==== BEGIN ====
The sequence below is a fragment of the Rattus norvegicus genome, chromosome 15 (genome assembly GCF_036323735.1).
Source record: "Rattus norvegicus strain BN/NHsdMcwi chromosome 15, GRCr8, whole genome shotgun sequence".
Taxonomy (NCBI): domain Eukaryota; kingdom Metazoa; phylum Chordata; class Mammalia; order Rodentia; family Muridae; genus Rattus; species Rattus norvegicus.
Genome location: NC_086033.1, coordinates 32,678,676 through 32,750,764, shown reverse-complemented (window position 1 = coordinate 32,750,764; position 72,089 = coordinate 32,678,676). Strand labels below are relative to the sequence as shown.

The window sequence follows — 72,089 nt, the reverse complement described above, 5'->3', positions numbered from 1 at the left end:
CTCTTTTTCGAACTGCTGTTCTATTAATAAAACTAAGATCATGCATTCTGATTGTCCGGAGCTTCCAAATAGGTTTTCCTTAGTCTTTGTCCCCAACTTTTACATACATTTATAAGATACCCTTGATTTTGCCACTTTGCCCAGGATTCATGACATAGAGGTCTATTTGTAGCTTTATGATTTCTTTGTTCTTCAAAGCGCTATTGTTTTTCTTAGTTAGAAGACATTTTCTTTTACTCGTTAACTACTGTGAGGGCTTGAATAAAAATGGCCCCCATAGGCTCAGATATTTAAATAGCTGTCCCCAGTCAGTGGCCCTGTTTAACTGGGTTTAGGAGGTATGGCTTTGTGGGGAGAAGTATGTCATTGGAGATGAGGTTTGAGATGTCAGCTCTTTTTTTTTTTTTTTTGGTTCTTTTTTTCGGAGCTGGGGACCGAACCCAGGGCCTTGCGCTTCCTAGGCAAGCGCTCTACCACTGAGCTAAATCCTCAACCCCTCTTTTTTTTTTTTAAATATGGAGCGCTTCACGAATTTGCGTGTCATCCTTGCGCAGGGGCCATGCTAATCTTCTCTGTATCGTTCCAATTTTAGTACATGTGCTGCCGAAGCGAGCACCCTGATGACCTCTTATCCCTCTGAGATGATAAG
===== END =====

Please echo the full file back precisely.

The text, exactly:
The sequence below is a fragment of the Rattus norvegicus genome, chromosome 15 (genome assembly GCF_036323735.1).
Source record: "Rattus norvegicus strain BN/NHsdMcwi chromosome 15, GRCr8, whole genome shotgun sequence".
Taxonomy (NCBI): domain Eukaryota; kingdom Metazoa; phylum Chordata; class Mammalia; order Rodentia; family Muridae; genus Rattus; species Rattus norvegicus.
Genome location: NC_086033.1, coordinates 32,678,676 through 32,750,764, shown reverse-complemented (window position 1 = coordinate 32,750,764; position 72,089 = coordinate 32,678,676). Strand labels below are relative to the sequence as shown.

The window sequence follows — 72,089 nt, the reverse complement described above, 5'->3', positions numbered from 1 at the left end:
CTCTTTTTCGAACTGCTGTTCTATTAATAAAACTAAGATCATGCATTCTGATTGTCCGGAGCTTCCAAATAGGTTTTCCTTAGTCTTTGTCCCCAACTTTTACATACATTTATAAGATACCCTTGATTTTGCCACTTTGCCCAGGATTCATGACATAGAGGTCTATTTGTAGCTTTATGATTTCTTTGTTCTTCAAAGCGCTATTGTTTTTCTTAGTTAGAAGACATTTTCTTTTACTCGTTAACTACTGTGAGGGCTTGAATAAAAATGGCCCCCATAGGCTCAGATATTTAAATAGCTGTCCCCAGTCAGTGGCCCTGTTTAACTGGGTTTAGGAGGTATGGCTTTGTGGGGAGAAGTATGTCATTGGAGATGAGGTTTGAGATGTCAGCTCTTTTTTTTTTTTTTTTGGTTCTTTTTTTCGGAGCTGGGGACCGAACCCAGGGCCTTGCGCTTCCTAGGCAAGCGCTCTACCACTGAGCTAAATCCTCAACCCCTCTTTTTTTTTTTTAAATATGGAGCGCTTCACGAATTTGCGTGTCATCCTTGCGCAGGGGCCATGCTAATCTTCTCTGTATCGTTCCAATTTTAGTACATGTGCTGCCGAAGCGAGCACCCTGATGACCTCTTATCCCTCTGAGATGATAAG